Myron Avery
Myron Avery was tasked with beginning construction on the Adirondack Trail in 1930. He gave up after five years following arguments with Benton MacKaye and growing skepticism about MacKaye’s vision.
Rayette
Rayette is a heavy-set waitress whom Katz flirts with on the morning that Bryson and Katz begin hiking the trail.
Henry C. Bagley
Henry C. Bagley was a 19th-century railroad man who decimated the woods in Georgia for timber to fuel his railroad in 1890. Bryson discusses Bagley to expose how much deforestation has taken place since the formation of the United States.
James Dickie
James Dickie is the author of Deliverance, a novel about four men on a canoeing trip who are terrorized by inbred woodsmen in northern Georgia. Bryson recalls the book when he arrives at a motel in the same area.
Dolly Parton
Dolly Parton is a famous singer who grew up in the Great Smoky Mountains.
Earl V. Shaffer
Earl V. Shaffer was the first person to hike the whole Appalachian Trail. He completed it in 1948 over 123 days, even though most people at the time thought such a feat was impossible.
Stuart Udall
Stuart Udall was the U.S. secretary of the interior from 1955­–1961. In 1968 he passed the Trails System Act, turning the Appalachian Trail into a national park and thereby protecting it from encroaching industry.
Leonard Ward
Leonard Ward hiked the whole Appalachian Trail in 60 days in the 1980s, setting the record for the fastest hike.
David Horton
David Horton beat Ward’s record for hiking the whole Appalachian Trail in 1991 by running instead of walking, even though he cried most of the way.
Bill Irwin
Bill Irwin, a blind man, hiked the whole Appalachian Trail with the help of his seeing-eye dog. Famously, he didn’t enjoy hiking at all but felt compelled to complete the journey.
Asher Brown Duran
Asher Brown Duran painted Kindred Spirits in 1849. The painting depicts two men looking off into a majestic wilderness. Bryson imagines that’s what he might have seen if he hiked the trail before industrialization, even though he knows the artist likely embellished his depiction of nature.
John Bartram
John Bartram was an 18th-century American botanist who sent cuttings of plants to London. He discovered over 200 new species.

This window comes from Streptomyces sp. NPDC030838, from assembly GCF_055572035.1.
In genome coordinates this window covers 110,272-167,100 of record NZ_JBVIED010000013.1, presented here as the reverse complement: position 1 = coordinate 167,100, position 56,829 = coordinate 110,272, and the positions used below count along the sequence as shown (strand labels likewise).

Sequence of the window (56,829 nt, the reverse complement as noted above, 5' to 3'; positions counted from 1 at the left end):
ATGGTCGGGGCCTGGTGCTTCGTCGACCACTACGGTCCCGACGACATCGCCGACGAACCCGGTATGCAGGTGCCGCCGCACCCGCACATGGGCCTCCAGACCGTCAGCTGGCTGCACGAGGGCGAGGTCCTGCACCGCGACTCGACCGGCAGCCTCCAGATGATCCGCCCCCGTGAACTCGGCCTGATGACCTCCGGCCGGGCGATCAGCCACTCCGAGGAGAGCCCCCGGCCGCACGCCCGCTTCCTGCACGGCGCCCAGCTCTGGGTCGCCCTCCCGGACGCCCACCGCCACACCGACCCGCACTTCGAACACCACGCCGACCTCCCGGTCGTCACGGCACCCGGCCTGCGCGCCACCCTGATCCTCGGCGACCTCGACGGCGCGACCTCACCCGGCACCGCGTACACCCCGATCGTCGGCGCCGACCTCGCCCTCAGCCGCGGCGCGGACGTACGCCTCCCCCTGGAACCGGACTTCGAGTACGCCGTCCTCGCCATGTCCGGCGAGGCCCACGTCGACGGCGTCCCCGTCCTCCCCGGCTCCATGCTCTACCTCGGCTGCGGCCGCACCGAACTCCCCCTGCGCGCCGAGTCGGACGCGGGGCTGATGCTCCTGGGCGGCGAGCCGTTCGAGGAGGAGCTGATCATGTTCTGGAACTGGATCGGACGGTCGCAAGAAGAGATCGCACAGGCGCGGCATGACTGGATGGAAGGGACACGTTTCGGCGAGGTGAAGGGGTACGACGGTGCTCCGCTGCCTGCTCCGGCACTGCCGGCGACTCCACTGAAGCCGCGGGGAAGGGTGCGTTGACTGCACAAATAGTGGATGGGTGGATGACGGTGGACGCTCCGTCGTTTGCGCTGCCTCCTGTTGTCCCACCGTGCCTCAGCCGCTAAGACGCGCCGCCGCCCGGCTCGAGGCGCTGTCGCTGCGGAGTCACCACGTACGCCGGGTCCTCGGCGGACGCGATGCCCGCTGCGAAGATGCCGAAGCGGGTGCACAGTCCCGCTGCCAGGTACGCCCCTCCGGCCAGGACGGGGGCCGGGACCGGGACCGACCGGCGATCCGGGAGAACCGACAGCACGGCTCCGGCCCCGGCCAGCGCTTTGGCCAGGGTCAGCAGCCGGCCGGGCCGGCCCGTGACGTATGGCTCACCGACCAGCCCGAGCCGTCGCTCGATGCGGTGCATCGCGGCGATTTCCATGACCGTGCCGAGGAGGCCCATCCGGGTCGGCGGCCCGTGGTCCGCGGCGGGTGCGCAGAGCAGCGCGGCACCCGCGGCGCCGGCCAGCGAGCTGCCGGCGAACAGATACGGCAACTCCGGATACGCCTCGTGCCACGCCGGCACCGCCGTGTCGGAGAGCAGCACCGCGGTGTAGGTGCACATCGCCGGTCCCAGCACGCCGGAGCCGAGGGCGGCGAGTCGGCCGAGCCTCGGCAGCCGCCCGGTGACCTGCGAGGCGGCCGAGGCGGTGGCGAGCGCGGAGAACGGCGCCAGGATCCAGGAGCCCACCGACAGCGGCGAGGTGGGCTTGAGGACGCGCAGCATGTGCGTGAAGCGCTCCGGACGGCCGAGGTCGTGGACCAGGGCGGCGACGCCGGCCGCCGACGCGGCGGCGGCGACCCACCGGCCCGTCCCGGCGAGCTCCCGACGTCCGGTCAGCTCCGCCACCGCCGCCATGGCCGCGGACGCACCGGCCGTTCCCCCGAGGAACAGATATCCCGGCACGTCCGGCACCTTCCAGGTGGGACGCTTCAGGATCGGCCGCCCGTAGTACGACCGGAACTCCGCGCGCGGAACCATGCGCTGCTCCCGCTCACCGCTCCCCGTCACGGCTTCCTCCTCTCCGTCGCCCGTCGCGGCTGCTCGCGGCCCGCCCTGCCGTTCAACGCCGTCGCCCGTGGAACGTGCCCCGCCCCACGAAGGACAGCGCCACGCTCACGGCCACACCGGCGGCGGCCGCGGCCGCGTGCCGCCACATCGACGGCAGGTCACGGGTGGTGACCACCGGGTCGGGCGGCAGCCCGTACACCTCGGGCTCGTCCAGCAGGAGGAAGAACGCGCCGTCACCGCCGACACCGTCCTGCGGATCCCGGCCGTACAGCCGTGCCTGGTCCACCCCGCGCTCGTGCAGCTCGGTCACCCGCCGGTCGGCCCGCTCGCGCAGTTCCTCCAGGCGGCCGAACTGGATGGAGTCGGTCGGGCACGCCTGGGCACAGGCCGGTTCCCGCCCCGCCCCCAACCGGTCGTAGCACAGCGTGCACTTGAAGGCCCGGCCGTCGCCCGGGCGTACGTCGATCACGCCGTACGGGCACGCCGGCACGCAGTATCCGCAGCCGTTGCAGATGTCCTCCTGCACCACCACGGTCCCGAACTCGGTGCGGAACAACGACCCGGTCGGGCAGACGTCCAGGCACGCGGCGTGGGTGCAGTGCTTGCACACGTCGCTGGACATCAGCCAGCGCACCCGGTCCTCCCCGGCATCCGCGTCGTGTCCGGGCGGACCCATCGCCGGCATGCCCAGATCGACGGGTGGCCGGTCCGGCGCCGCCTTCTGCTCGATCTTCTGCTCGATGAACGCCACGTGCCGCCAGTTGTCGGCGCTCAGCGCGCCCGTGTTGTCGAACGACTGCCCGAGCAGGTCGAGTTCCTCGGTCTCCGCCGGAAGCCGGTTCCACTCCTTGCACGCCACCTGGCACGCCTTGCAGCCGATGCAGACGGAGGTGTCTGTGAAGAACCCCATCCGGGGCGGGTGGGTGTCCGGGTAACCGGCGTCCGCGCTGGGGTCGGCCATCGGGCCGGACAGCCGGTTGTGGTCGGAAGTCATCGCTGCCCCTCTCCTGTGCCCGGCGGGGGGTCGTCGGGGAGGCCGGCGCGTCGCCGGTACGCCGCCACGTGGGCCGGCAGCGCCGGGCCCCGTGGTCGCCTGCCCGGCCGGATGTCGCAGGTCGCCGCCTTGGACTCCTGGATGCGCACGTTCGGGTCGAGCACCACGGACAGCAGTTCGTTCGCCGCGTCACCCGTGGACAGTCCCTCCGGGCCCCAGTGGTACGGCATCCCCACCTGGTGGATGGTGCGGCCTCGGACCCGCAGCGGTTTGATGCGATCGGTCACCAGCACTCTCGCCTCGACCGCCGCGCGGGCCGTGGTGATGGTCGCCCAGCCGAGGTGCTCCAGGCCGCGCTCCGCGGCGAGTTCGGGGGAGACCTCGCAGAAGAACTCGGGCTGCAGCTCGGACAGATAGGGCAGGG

William Bartram
William Bartram was John Bartram’s son. Like his father, William was an avid botanist around the time of the Revolutionary War.
Thomas Nuttall
Thomas Nuttall was a traveler from Liverpool who discovered many new plant species after exploring the American wilderness in the 1800s. He donated all of his cuttings and wrote a seminal encyclopedia of botany.
Stonewall Jackson
Stonewall Jackson was a Confederate general in the American Civil War. Bryson thinks about Stonewall Jackson while visiting Harper’s Ferry, where Jackson spent time camping on the Appalachian Trail during the war.
Rebecca Wight
A disturbed man shoots Rebecca Wight and her partner, Claudia Brenner, while they’re having sex near the Appalachian Trail. Wight was killed, while Brenner survived. Bryson briefly recounts their story when thinking about the dangers of the trail.
Claudia Brenner
A disturbed man shoots Claudia Brenner and her partner, Rebecca Wight, while they’re having sex near the Appalachian Trail. Wight was killed, while Brenner survived. Bryson briefly recounts their story when thinking about the dangers of the trail.
Colonel Edwin Drake
Col. Edwin Drake discovered the first oil gusher in Pennsylvania in the 1800s, thereby kickstarting the industry of oil mining in the area. Bryson discusses Drake when lamenting the negative impact of mining on Pennsylvania’s natural landscape.
James Tefil
James Tefil is a geologist who studies erosion.
George Innes
George Innes was an artist who painted the Delaware Water Gap in the 1800s, before the area was industrialized.
Gwen Schultz
Gwen Schultz is a scientist who studies ice ages.
Herman Melville
Herman Melville wrote the novel Moby Dick from a study facing Mount Greylock, which is part of the Appalachian Trail in Massachusetts.
Nathaniel Hawthorne
Nathaniel Hawthorne was a writer who set some of his stories at Mount Greylock, which is part of the Appalachian Trail in Massachusetts.
Edith Wharton
Edith Wharton was a writer who set some of her stories at Mount Greylock, which is part of the Appalachian Trail in Massachusetts.
Alden Partridge
Alden Partridge was a hiker who coined the term “physical education” in the 1700s. He was known for hiking 100 miles in just a few days.
David Quammen
David Quammen wrote the book Natural Acts, documenting all the ways people can die from hypothermia.
Richard Salinas
Richard Salinas was a hiker who died from hypothermia after wandering off a well-defined trail in search of a shortcut. His story reminds the reader that human ineptitude and bad decisions are often the reasons why people die in the woods.
Bill Abdu
Bill Abdu is a friend who joins Bryson to hike through New Hampshire, where Bryon gets hypothermia.
Derek Tinkham
Derek Tinkham and Jeremy Haas attempted to hike Mount Washington when the weather was -32°F. Tinkham survived, but Haas froze to death.
Jeremy Haas
Derek Tinkham and Jeremy Haas attempted to hike Mount Washington when the weather was -32°F. Tinkham survived, but Haas froze to death.
Grandma Gatewood
Grandma Gatewood was a hiker who, like Chicken John, was famous for getting perpetually lost on the Appalachian Trail.
Jim and Heath
A father and son hiking duo with whom Bryson and Katz weather an intense storm.